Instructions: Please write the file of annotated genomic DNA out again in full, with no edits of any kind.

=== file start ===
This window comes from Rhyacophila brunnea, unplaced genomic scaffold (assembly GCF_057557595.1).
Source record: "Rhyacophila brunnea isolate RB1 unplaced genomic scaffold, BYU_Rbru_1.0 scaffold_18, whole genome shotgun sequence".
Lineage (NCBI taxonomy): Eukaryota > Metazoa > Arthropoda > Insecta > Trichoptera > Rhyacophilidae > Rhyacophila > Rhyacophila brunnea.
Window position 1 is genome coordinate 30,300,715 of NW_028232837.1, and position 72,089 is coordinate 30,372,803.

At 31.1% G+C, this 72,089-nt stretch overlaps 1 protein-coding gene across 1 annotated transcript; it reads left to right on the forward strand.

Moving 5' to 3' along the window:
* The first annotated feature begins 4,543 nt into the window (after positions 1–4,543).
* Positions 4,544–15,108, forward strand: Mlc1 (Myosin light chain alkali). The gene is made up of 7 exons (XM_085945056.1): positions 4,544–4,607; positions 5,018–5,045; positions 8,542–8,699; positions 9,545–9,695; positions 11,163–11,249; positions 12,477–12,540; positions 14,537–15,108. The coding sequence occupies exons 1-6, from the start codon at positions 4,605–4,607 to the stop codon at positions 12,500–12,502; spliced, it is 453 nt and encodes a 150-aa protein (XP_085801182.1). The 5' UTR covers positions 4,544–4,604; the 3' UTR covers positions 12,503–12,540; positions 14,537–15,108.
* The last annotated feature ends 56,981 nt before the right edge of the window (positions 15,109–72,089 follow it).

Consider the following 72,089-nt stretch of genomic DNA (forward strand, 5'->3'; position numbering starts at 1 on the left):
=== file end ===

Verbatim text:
This window comes from Rhyacophila brunnea, unplaced genomic scaffold (assembly GCF_057557595.1).
Source record: "Rhyacophila brunnea isolate RB1 unplaced genomic scaffold, BYU_Rbru_1.0 scaffold_18, whole genome shotgun sequence".
Lineage (NCBI taxonomy): Eukaryota > Metazoa > Arthropoda > Insecta > Trichoptera > Rhyacophilidae > Rhyacophila > Rhyacophila brunnea.
Window position 1 is genome coordinate 30,300,715 of NW_028232837.1, and position 72,089 is coordinate 30,372,803.

At 31.1% G+C, this 72,089-nt stretch overlaps 1 protein-coding gene across 1 annotated transcript; it reads left to right on the forward strand.

Moving 5' to 3' along the window:
* The first annotated feature begins 4,543 nt into the window (after positions 1–4,543).
* Positions 4,544–15,108, forward strand: Mlc1 (Myosin light chain alkali). The gene is made up of 7 exons (XM_085945056.1): positions 4,544–4,607; positions 5,018–5,045; positions 8,542–8,699; positions 9,545–9,695; positions 11,163–11,249; positions 12,477–12,540; positions 14,537–15,108. The coding sequence occupies exons 1-6, from the start codon at positions 4,605–4,607 to the stop codon at positions 12,500–12,502; spliced, it is 453 nt and encodes a 150-aa protein (XP_085801182.1). The 5' UTR covers positions 4,544–4,604; the 3' UTR covers positions 12,503–12,540; positions 14,537–15,108.
* The last annotated feature ends 56,981 nt before the right edge of the window (positions 15,109–72,089 follow it).

Consider the following 72,089-nt stretch of genomic DNA (forward strand, 5'->3'; position numbering starts at 1 on the left):